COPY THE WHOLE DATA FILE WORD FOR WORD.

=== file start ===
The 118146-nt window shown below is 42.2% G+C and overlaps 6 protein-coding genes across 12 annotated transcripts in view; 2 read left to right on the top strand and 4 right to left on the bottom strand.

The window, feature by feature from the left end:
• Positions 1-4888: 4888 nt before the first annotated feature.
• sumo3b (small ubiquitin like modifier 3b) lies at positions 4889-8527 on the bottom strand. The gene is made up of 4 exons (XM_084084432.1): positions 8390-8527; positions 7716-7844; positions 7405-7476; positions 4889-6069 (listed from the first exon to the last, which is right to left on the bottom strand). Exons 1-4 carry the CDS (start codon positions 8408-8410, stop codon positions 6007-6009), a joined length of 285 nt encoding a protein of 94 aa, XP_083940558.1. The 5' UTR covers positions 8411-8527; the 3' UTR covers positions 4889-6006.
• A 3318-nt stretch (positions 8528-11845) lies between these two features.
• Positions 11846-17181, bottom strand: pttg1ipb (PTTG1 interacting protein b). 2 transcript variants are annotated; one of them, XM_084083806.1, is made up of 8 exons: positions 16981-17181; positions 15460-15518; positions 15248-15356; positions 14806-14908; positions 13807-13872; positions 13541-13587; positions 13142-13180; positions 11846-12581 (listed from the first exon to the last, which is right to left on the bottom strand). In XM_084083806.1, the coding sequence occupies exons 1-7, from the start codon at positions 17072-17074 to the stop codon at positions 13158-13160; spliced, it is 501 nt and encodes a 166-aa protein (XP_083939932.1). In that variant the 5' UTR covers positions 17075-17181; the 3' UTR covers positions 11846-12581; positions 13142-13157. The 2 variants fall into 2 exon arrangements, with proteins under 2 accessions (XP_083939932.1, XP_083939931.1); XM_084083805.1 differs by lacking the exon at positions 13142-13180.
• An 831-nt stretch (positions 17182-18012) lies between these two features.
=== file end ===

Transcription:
The 118146-nt window shown below is 42.2% G+C and overlaps 6 protein-coding genes across 12 annotated transcripts in view; 2 read left to right on the top strand and 4 right to left on the bottom strand.

The window, feature by feature from the left end:
• Positions 1-4888: 4888 nt before the first annotated feature.
• sumo3b (small ubiquitin like modifier 3b) lies at positions 4889-8527 on the bottom strand. The gene is made up of 4 exons (XM_084084432.1): positions 8390-8527; positions 7716-7844; positions 7405-7476; positions 4889-6069 (listed from the first exon to the last, which is right to left on the bottom strand). Exons 1-4 carry the CDS (start codon positions 8408-8410, stop codon positions 6007-6009), a joined length of 285 nt encoding a protein of 94 aa, XP_083940558.1. The 5' UTR covers positions 8411-8527; the 3' UTR covers positions 4889-6006.
• A 3318-nt stretch (positions 8528-11845) lies between these two features.
• Positions 11846-17181, bottom strand: pttg1ipb (PTTG1 interacting protein b). 2 transcript variants are annotated; one of them, XM_084083806.1, is made up of 8 exons: positions 16981-17181; positions 15460-15518; positions 15248-15356; positions 14806-14908; positions 13807-13872; positions 13541-13587; positions 13142-13180; positions 11846-12581 (listed from the first exon to the last, which is right to left on the bottom strand). In XM_084083806.1, the coding sequence occupies exons 1-7, from the start codon at positions 17072-17074 to the stop codon at positions 13158-13160; spliced, it is 501 nt and encodes a 166-aa protein (XP_083939932.1). In that variant the 5' UTR covers positions 17075-17181; the 3' UTR covers positions 11846-12581; positions 13142-13157. The 2 variants fall into 2 exon arrangements, with proteins under 2 accessions (XP_083939932.1, XP_083939931.1); XM_084083805.1 differs by lacking the exon at positions 13142-13180.
• An 831-nt stretch (positions 17182-18012) lies between these two features.